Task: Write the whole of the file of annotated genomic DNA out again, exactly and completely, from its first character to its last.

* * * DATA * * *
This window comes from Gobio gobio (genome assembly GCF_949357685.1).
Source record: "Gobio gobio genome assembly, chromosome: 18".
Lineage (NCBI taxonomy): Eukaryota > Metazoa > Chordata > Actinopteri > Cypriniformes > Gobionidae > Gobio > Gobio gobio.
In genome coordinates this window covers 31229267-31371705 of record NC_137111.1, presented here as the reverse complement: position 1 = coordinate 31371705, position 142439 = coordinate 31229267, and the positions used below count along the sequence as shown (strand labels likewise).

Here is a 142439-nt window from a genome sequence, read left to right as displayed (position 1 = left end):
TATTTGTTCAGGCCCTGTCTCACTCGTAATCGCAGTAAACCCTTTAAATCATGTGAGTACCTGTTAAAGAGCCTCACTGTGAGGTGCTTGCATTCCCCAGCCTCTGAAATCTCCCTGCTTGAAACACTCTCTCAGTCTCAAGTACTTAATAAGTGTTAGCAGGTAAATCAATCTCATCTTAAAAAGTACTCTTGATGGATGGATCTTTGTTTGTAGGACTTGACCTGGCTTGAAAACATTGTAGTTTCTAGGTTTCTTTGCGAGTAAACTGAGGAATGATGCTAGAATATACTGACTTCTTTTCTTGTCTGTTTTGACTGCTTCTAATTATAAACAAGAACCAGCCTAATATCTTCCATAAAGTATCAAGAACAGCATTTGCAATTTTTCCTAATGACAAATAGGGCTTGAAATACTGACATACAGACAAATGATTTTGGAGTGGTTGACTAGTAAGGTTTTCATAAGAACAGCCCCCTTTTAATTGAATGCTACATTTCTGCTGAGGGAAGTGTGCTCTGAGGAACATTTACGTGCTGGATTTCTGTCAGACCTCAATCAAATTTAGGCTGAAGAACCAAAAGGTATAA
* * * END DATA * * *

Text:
This window comes from Gobio gobio (genome assembly GCF_949357685.1).
Source record: "Gobio gobio genome assembly, chromosome: 18".
Lineage (NCBI taxonomy): Eukaryota > Metazoa > Chordata > Actinopteri > Cypriniformes > Gobionidae > Gobio > Gobio gobio.
In genome coordinates this window covers 31229267-31371705 of record NC_137111.1, presented here as the reverse complement: position 1 = coordinate 31371705, position 142439 = coordinate 31229267, and the positions used below count along the sequence as shown (strand labels likewise).

Here is a 142439-nt window from a genome sequence, read left to right as displayed (position 1 = left end):
TATTTGTTCAGGCCCTGTCTCACTCGTAATCGCAGTAAACCCTTTAAATCATGTGAGTACCTGTTAAAGAGCCTCACTGTGAGGTGCTTGCATTCCCCAGCCTCTGAAATCTCCCTGCTTGAAACACTCTCTCAGTCTCAAGTACTTAATAAGTGTTAGCAGGTAAATCAATCTCATCTTAAAAAGTACTCTTGATGGATGGATCTTTGTTTGTAGGACTTGACCTGGCTTGAAAACATTGTAGTTTCTAGGTTTCTTTGCGAGTAAACTGAGGAATGATGCTAGAATATACTGACTTCTTTTCTTGTCTGTTTTGACTGCTTCTAATTATAAACAAGAACCAGCCTAATATCTTCCATAAAGTATCAAGAACAGCATTTGCAATTTTTCCTAATGACAAATAGGGCTTGAAATACTGACATACAGACAAATGATTTTGGAGTGGTTGACTAGTAAGGTTTTCATAAGAACAGCCCCCTTTTAATTGAATGCTACATTTCTGCTGAGGGAAGTGTGCTCTGAGGAACATTTACGTGCTGGATTTCTGTCAGACCTCAATCAAATTTAGGCTGAAGAACCAAAAGGTATAA